In conclusion, I would like to make a few remarks about principle.
I have heard it argued that the Extraordinary Form is not part of the Anglican Patrimony. I find this difficult to understand, and, if you have read the first four parts of this piece, so will you. Of course, the Extraordinary Form was never officially authorised in the Church of England or the American and Australian branches of the Anglican Communion. But, then, neither was the Ordinary Form. Certainly, in England, the Anglo-Papalist movement which is our own much loved ecclesial background did use the Tridentine Rite, used it and loved it, and suffered persecution for that use and that love. The Missale Romanum was the gold standard, with the English Missal providing, over half a century, an intermediate stage in the journey towards its full adoption. That is the place we have come from.
In any case, the Magisterium has solved the matter. Anglicanorum coetibus makes clear (Paragraph III) that Ordinariate clergy may use the Roman Rite as well as using their own liturgical books, and the Apostolic Constitution makes no distinction here between the two forms of the Roman Rite which exist by law in the Latin Church. And Summorum Pontificum establishes that, in principle, every Catholic priest of the Latin rite may use the Extraordinary Form without permission either from the Apostolic See or from his Ordinary. To put the seal on it, the Ordinariate Order of Mass promulgated by Rome incorporates the Preparation, the Offertory Prayers, the Libera nos, the Last Gospel, from the Tridentine Rite. These things are seen by Rome as part of the Anglican Patrimony. Roma locuta est.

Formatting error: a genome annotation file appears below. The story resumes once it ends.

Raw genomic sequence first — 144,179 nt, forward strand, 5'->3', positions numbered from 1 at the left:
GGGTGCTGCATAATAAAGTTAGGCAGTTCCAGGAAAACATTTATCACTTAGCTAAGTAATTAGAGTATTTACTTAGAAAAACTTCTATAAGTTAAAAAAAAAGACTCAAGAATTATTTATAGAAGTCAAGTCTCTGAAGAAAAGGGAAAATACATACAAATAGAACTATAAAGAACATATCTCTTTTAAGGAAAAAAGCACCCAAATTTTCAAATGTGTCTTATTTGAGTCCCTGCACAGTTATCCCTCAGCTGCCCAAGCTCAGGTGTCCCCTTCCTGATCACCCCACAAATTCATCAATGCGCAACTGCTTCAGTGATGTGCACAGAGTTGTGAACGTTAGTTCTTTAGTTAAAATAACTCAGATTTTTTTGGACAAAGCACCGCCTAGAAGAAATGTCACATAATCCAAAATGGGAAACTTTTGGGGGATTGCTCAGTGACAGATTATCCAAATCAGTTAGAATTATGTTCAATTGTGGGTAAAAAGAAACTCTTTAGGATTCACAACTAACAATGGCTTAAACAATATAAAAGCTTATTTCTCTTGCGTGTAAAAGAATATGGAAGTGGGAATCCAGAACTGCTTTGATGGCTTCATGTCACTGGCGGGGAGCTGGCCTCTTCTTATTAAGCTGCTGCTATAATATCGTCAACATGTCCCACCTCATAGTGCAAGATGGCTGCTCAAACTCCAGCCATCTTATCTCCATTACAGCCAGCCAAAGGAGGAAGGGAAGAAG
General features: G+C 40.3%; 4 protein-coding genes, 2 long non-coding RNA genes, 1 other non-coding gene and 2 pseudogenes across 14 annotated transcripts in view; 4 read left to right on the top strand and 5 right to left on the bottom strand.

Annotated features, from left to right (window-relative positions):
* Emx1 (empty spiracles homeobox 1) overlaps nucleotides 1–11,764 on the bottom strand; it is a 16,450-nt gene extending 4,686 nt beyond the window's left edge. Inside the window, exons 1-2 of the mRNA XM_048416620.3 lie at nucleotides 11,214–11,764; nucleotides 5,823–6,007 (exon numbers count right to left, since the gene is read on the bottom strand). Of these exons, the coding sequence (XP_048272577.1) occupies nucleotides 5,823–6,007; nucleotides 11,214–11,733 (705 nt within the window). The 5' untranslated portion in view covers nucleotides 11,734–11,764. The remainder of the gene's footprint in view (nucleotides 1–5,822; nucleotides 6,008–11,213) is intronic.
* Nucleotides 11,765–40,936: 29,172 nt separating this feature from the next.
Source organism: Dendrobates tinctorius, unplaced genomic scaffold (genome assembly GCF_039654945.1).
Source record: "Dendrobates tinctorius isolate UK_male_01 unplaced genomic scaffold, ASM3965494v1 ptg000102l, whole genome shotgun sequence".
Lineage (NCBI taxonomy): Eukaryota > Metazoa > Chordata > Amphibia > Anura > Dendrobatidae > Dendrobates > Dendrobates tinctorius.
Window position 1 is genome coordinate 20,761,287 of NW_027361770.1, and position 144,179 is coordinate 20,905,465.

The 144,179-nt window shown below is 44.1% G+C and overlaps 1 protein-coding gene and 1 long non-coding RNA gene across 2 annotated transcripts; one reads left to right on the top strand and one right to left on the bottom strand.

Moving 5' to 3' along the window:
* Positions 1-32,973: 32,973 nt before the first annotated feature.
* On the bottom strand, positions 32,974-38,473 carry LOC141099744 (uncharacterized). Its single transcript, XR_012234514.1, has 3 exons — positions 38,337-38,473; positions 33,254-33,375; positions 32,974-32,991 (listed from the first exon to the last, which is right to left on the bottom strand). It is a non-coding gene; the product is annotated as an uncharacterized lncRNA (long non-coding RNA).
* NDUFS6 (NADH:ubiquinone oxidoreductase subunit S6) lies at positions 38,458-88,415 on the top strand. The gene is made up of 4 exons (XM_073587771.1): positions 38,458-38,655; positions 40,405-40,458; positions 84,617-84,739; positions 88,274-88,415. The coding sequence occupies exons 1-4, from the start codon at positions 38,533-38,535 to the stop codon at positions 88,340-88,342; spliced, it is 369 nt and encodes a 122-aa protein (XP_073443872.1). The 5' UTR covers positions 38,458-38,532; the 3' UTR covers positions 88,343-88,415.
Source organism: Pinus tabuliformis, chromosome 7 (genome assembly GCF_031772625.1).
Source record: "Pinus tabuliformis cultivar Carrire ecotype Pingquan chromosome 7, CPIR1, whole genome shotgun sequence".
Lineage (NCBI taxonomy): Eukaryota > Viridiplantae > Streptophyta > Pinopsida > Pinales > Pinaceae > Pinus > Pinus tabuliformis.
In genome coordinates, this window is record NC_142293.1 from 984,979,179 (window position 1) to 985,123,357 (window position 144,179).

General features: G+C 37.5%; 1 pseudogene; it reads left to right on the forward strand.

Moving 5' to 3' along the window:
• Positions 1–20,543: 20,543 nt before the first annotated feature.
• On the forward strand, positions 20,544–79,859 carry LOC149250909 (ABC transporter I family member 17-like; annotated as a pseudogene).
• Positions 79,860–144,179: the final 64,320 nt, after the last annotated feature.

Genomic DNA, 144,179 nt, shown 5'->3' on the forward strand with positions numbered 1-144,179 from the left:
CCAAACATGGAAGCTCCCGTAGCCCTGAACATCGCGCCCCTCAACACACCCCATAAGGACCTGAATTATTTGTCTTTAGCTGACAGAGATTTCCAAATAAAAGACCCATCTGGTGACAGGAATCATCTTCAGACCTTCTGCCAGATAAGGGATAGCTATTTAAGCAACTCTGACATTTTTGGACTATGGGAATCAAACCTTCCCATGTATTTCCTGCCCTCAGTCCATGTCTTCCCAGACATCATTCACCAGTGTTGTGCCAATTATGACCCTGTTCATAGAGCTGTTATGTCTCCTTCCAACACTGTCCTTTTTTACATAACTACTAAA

This series is now complete.